BOURBONNAIS, Ill. -- Complex schematics work, but Chicago Bears defensive coordinator Rod Marinelli wants to eliminate the possibility of relying on X's and O's instead of the personnel assigned to execute the system.
To do that, Marinelli said the defense needs to sharpen its overall skill set, which undoubtedly will be the focus for the Bears on Monday night when they face the New York Giants.
"You want to build a really good foundation of fundamentals -- bone-on-bone football -- [with] how we tackle, how we force, how we break on the ball. When that's in place, I think progress will be made," Marinelli said. "Without that, then I think you become a gimmick defense. When that foundation is set, then we can take off. But when you build a house of straw -- if you're doing too much [schematically] -- you might be winning by scheme, you don't want to do that in my opinion."
From the looks of recent workouts, the Bears defense appears to be progressing at a rapid pace. The secondary, led by safeties Chris Harris and Major Wright, intercepts multiple passes on a daily basis at practice, while the linebackers, led by Brian Urlacher and Lance Briggs, continue to crank out the production the coaching staff has become accustomed to.
Perhaps the most surprising element of the 2011 Bears defense is the speed and depth of the front four. Although the team continues to hold out defensive tackle Anthony Adams (calf) and defensive end Corey Wootton (knee), other members of the defensive-line rotation have given the offensive line fits.
The members of Chicago's front-four rotation aren't the quintessential run-stuffing defenders often coveted by teams. Instead, they're somewhat undersized in the interior, but demonstrate a speedy, hard-charging, relentless style in which a lack of hustle isn't tolerated -- traits specifically catered to Lovie Smith's Tampa 2 style system.
"Yeah, I see a lot of guys that can play, that fit our system," Bears defensive end Julius Peppers said. "We have explosive and quick guys, [and] that's what we try to have up front. We're not necessarily big guys, heavy guys. So I see all the guys that we have fit in our system."
"It's the Chicago Bears defense, that's what it's about. It's called the Monsters of the Midway," Gholston said. "You admire the team from afar. It's a great defense, just like where I previously have been. But being here and actually going through training camp, learning the different parts of this defense, that's what's important, and that's what's going to make you a better player when you step out there on the field."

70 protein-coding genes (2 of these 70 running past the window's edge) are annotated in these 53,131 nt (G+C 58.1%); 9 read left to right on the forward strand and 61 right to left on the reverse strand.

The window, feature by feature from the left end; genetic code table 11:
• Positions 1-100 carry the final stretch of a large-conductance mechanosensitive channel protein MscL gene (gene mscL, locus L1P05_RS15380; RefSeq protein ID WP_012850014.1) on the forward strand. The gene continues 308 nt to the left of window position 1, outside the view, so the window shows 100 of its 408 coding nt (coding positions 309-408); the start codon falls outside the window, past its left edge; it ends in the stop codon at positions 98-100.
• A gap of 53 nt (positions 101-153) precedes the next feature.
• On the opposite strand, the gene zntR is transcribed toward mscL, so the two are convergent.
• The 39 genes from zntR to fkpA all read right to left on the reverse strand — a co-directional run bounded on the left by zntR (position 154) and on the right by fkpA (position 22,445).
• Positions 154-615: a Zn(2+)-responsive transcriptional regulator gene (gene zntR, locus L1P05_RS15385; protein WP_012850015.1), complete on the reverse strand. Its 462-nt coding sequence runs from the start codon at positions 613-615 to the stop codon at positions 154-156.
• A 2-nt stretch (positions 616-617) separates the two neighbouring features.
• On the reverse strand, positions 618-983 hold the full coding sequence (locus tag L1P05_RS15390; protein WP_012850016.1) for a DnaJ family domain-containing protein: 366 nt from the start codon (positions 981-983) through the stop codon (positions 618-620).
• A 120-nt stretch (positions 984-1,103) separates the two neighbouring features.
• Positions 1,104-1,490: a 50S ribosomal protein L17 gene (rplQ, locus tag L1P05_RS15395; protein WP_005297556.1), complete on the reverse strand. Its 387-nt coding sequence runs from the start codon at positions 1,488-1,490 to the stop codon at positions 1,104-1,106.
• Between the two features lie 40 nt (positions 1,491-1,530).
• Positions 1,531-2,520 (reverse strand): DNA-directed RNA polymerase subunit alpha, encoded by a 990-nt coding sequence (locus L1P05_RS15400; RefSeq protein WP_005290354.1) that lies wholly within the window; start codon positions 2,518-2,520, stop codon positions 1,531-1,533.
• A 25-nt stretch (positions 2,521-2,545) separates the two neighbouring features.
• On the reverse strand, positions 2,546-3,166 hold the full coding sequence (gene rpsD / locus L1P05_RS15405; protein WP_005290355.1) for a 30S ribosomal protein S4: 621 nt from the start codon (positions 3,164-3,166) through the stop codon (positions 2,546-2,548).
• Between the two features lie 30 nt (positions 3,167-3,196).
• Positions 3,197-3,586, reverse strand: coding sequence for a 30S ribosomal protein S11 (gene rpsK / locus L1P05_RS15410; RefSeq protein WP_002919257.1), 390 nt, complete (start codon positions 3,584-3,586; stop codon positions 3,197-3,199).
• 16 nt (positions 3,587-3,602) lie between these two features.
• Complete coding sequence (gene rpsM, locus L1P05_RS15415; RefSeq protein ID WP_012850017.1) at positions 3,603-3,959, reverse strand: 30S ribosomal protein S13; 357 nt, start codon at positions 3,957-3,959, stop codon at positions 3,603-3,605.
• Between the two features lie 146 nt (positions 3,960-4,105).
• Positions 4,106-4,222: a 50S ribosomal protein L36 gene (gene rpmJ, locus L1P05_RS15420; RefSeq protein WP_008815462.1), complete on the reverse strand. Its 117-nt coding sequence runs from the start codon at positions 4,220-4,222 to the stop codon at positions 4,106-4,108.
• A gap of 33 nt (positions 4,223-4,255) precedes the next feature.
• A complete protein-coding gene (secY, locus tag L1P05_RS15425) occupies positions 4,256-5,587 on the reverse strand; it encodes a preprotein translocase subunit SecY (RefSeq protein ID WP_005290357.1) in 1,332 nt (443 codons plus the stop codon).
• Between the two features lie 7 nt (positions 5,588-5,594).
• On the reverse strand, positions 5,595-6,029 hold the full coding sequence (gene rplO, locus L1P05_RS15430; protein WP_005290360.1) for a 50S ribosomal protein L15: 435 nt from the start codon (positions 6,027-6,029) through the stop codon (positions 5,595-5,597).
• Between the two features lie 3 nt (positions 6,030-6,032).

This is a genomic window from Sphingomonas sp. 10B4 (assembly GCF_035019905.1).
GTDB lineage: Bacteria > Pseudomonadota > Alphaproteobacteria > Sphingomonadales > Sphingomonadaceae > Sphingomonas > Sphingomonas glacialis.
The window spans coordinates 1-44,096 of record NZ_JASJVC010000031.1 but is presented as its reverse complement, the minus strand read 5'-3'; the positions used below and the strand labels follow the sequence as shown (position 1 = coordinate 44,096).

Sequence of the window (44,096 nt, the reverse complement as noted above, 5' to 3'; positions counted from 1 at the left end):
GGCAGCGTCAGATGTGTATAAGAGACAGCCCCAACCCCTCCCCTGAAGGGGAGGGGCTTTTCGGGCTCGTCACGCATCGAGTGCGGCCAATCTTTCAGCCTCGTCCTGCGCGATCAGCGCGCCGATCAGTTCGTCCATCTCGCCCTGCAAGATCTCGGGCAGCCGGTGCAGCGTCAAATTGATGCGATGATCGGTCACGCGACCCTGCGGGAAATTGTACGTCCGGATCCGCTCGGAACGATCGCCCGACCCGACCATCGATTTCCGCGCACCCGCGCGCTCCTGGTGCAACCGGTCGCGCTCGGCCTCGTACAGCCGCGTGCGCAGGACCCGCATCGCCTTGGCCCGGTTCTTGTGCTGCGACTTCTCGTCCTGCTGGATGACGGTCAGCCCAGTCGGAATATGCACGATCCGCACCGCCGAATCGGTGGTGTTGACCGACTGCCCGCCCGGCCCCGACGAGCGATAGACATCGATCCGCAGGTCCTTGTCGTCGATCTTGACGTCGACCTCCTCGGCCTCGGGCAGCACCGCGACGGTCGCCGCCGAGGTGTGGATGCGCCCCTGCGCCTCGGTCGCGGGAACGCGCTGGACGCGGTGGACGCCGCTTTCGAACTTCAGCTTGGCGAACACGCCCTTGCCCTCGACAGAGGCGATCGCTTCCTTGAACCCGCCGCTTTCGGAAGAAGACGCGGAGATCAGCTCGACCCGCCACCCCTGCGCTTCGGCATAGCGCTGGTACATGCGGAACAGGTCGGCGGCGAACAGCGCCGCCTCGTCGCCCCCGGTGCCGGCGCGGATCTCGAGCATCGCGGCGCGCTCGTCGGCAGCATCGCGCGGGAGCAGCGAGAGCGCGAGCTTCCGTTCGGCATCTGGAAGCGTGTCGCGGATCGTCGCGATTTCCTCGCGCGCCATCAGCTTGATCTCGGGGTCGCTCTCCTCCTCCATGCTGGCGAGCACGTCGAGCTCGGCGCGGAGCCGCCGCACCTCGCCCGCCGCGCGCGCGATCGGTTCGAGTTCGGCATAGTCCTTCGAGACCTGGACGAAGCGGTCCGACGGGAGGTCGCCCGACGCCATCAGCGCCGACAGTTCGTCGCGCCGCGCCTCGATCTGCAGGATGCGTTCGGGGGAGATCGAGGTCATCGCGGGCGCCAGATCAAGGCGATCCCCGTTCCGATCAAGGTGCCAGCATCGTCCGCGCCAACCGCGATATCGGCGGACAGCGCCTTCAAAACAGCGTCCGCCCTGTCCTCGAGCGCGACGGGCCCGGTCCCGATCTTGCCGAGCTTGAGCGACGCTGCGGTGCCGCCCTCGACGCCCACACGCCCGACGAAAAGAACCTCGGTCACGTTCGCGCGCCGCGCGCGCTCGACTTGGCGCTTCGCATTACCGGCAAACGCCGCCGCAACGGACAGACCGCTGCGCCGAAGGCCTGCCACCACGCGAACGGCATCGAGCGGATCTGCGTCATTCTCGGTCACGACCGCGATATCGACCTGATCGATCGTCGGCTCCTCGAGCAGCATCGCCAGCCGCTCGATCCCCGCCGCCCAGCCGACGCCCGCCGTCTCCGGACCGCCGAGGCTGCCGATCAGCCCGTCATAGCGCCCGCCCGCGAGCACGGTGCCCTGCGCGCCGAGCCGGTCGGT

The often-criticized Marcus Harrison appears to be coming into his own, considering some of the hustle plays he made in the preseason opener, not to mention recent practice sessions in which he's shown more consistent flashes of dominance.
Paea, meanwhile, has been "solid" at the nose, according to Marinelli, who added that it's time for the rookie to "move out of 'solid' pretty soon." Okoye opened eyes with two sacks against the Bills in the preseason opener, and Gholston, according to Marinelli, produced his best practice of training camp on Wednesday.
Melton continues to validate the team's high hopes for him, contributing two tackles, including one for lost yardage against the Bills, but "he's just got to keep going," Marinelli said.
All the progress leads Peppers to believe the Bears' defensive line in 2011 "could be a great one."
"If everybody continues to work and learn like we have been doing, I think the sky's the limit for this group because we have so much depth and so many guys that can play," Peppers said.
Marinelli just wants the momentum to continue Monday against the Giants. If the front four manages to pull it off, the defensive coordinator sees even larger accomplishments on the horizon for the entire unit, which in 2010 allowed the third-fewest points per game in the NFL.
"I think we're making progress as a group," Marinelli said. "They're working extremely hard, and the competition is fierce. The biggest thing is I think they understand what we're trying to accomplish, the discipline that's needed in our system. It's kind of to create havoc and chaos under an umbrella of discipline. Your motor has got to be at full tilt, but you still have to stay disciplined in the structure of a defense. That part's coming."
Michael C. Wright covers the Bears for ESPNChicago.com and ESPN 1000.